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Title: A comparative review of the aqueous corrosion of glasses, crystalline ceramics, and metals

Abstract

All materials can suffer from environmental degradation; the rate and extent of degradation depend on the details of the material composition and structure as well as the environment. The corrosion of silicate glasses, crystalline ceramics, and metals, particularly as related to nuclear waste forms, has received a lot of attention. The corrosion phenomena and mechanisms of these materials are different, but also have many similarities. Furthermore, this review compares and contrasts the mechanisms of environmental degradation of glass, crystalline ceramics, and metals, with the goal of identifying commonalities that can seed synergistic activities and advance the current knowledge in each area.

Authors:
ORCiD logo [1];  [2];  [3];  [4];  [5];  [2];  [6]; ORCiD logo [7];  [1]; ORCiD logo [8]
  1. The Ohio State Univ., Columbus, OH (United States)
  2. Pacific Northwest National Lab. (PNNL), Richland, WA (United States)
  3. Rensselaer Polytechnic Inst., Troy, NY (United States)
  4. Univ. of Virginia, Charlottesville, VA (United States)
  5. Commissariat a l’energie Atomique et aux energies Alternatives, Marcoule (France)
  6. Louisiana State Univ., Baton Rouge, LA (United States)
  7. Pennsylvania State Univ., University Park, PA (United States)
  8. Univ. of North Texas, Denton, TX (United States)
Publication Date:
Research Org.:
Pacific Northwest National Lab. (PNNL), Richland, WA (United States)
Sponsoring Org.:
USDOE
OSTI Identifier:
1482216
Grant/Contract Number:  
AC0576RL01830
Resource Type:
Accepted Manuscript
Journal Name:
npj Materials Degradation
Additional Journal Information:
Journal Volume: 2; Journal Issue: 1; Journal ID: ISSN 2397-2106
Publisher:
Springer
Country of Publication:
United States
Language:
English
Subject:
36 MATERIALS SCIENCE

Citation Formats

Frankel, Gerald S., Vienna, John D., Lian, Jie, Scully, John R., Gin, Stephane, Ryan, Joseph V., Wang, Jianwei, Kim, Seong H., Windl, Wolfgang, and Du, Jincheng. A comparative review of the aqueous corrosion of glasses, crystalline ceramics, and metals. United States: N. p., 2018. Web. doi:10.1038/s41529-018-0037-2.
Frankel, Gerald S., Vienna, John D., Lian, Jie, Scully, John R., Gin, Stephane, Ryan, Joseph V., Wang, Jianwei, Kim, Seong H., Windl, Wolfgang, & Du, Jincheng. A comparative review of the aqueous corrosion of glasses, crystalline ceramics, and metals. United States. doi:10.1038/s41529-018-0037-2.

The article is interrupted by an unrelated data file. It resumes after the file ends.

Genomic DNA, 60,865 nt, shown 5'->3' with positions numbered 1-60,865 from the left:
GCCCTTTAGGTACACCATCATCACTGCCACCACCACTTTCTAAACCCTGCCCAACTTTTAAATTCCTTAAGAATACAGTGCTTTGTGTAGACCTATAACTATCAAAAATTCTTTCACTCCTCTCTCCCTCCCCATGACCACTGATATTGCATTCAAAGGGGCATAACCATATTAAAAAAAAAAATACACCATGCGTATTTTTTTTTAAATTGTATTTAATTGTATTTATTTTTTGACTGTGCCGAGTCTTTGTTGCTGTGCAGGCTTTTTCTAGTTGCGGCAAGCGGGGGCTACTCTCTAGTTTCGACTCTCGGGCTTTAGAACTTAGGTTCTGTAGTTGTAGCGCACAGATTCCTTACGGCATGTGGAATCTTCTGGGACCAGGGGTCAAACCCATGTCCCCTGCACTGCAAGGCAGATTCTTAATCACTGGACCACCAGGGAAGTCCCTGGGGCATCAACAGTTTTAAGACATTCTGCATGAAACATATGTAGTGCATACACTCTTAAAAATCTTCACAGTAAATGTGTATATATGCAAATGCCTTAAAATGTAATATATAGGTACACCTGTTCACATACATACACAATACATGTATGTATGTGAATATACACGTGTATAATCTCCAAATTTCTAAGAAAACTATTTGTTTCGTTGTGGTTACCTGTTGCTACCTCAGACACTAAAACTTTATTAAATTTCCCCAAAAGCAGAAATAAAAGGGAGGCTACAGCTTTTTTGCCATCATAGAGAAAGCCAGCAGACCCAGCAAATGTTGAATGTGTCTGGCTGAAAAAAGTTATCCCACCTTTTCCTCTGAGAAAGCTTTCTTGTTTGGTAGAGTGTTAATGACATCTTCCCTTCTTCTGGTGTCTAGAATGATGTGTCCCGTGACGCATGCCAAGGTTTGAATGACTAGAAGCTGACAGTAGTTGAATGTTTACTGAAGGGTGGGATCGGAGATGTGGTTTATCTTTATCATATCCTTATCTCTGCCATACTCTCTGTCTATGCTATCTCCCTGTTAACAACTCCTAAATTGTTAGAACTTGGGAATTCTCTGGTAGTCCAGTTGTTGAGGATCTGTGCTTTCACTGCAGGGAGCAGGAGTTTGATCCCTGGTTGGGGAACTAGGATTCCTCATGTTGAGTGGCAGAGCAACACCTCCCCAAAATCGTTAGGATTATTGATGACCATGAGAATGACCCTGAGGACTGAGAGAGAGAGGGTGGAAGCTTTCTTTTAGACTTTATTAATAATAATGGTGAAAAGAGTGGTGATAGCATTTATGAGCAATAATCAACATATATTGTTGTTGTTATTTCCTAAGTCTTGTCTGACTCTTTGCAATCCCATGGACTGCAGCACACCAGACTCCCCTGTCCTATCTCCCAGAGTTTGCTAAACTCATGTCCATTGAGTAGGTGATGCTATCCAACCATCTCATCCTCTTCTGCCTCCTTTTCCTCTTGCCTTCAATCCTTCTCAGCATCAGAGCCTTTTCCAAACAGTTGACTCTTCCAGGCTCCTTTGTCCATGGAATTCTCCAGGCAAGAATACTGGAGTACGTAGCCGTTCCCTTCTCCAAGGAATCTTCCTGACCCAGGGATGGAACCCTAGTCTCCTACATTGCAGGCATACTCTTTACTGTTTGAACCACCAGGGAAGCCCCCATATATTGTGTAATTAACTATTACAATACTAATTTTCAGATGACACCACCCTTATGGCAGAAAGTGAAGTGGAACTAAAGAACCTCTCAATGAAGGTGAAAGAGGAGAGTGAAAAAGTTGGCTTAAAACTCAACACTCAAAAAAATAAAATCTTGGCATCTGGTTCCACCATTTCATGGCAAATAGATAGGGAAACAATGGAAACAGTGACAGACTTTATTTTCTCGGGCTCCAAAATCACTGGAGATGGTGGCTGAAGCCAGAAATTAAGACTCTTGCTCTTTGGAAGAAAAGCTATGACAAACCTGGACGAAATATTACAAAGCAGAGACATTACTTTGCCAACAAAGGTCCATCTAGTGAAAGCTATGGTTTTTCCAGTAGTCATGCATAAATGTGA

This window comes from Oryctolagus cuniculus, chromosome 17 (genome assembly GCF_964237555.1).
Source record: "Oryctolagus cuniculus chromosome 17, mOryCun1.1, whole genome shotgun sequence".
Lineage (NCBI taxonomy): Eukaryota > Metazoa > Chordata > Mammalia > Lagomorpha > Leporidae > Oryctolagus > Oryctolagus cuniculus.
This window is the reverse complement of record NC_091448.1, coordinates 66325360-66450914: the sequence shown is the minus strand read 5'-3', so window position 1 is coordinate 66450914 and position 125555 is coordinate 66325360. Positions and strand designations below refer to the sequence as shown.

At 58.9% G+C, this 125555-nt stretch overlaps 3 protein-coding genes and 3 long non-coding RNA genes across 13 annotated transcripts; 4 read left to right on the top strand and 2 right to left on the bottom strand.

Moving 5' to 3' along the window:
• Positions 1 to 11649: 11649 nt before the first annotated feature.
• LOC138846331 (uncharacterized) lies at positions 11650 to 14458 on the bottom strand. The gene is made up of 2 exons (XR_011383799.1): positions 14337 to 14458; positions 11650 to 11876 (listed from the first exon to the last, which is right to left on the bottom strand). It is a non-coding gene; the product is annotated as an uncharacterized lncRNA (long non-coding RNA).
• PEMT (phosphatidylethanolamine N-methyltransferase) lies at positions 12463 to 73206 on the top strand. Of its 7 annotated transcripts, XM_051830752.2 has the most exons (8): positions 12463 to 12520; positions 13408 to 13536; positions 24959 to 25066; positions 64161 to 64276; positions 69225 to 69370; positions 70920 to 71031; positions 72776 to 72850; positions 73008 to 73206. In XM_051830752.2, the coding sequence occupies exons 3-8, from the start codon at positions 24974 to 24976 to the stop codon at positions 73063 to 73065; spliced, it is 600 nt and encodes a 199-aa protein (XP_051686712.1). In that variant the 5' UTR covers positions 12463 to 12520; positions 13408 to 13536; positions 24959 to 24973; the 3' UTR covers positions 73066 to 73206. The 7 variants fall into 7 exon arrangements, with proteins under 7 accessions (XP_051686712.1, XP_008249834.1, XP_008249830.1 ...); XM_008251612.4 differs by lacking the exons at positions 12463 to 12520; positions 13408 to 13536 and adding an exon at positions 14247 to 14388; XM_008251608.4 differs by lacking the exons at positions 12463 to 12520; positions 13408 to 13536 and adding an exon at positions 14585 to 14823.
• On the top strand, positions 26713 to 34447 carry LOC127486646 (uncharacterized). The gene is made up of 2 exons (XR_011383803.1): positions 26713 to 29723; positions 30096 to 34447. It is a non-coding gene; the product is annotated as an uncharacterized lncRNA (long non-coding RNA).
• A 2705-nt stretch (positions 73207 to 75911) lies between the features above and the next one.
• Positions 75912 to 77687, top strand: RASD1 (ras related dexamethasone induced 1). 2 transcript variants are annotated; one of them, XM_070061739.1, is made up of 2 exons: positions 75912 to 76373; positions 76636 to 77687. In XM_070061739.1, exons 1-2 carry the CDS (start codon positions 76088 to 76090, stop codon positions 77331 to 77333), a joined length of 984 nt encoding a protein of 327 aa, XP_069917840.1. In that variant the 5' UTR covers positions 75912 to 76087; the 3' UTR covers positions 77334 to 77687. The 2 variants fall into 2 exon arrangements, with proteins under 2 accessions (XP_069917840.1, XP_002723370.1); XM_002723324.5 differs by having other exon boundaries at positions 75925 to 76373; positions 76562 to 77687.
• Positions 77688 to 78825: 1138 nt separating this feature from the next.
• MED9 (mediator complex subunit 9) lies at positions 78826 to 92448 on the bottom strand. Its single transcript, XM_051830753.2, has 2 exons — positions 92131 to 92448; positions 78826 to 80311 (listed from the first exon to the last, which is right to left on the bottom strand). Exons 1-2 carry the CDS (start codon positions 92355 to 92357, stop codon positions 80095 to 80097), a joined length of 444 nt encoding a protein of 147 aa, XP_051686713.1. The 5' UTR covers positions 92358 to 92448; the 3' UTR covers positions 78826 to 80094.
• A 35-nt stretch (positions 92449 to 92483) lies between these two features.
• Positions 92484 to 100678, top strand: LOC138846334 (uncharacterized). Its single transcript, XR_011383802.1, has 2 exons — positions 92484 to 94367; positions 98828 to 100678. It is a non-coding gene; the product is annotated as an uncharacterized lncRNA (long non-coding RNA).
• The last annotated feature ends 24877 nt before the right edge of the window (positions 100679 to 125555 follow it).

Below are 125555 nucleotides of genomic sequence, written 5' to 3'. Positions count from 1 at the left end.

Frankel, Gerald S., Vienna, John D., Lian, Jie, Scully, John R., Gin, Stephane, Ryan, Joseph V., Wang, Jianwei, Kim, Seong H., Windl, Wolfgang, and Du, Jincheng. Thu . "A comparative review of the aqueous corrosion of glasses, crystalline ceramics, and metals". United States. doi:10.1038/s41529-018-0037-2. https://www.osti.gov/servlets/purl/1482216.
@article{osti_1482216,
title = {A comparative review of the aqueous corrosion of glasses, crystalline ceramics, and metals},
author = {Frankel, Gerald S. and Vienna, John D. and Lian, Jie and Scully, John R. and Gin, Stephane and Ryan, Joseph V. and Wang, Jianwei and Kim, Seong H. and Windl, Wolfgang and Du, Jincheng},
abstractNote = {All materials can suffer from environmental degradation; the rate and extent of degradation depend on the details of the material composition and structure as well as the environment. The corrosion of silicate glasses, crystalline ceramics, and metals, particularly as related to nuclear waste forms, has received a lot of attention. The corrosion phenomena and mechanisms of these materials are different, but also have many similarities. Furthermore, this review compares and contrasts the mechanisms of environmental degradation of glass, crystalline ceramics, and metals, with the goal of identifying commonalities that can seed synergistic activities and advance the current knowledge in each area.},
doi = {10.1038/s41529-018-0037-2},
journal = {npj Materials Degradation},
number = 1,
volume = 2,
place = {United States},
year = {2018},
month = {5}
}

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Works referenced in this record:

Surface and interface stress effects in thin films
journal, May 1994


An XPS and electrochemical study of the influence of molybdenum and nitrogen on the passivity of austenitic stainless steel
journal, January 1990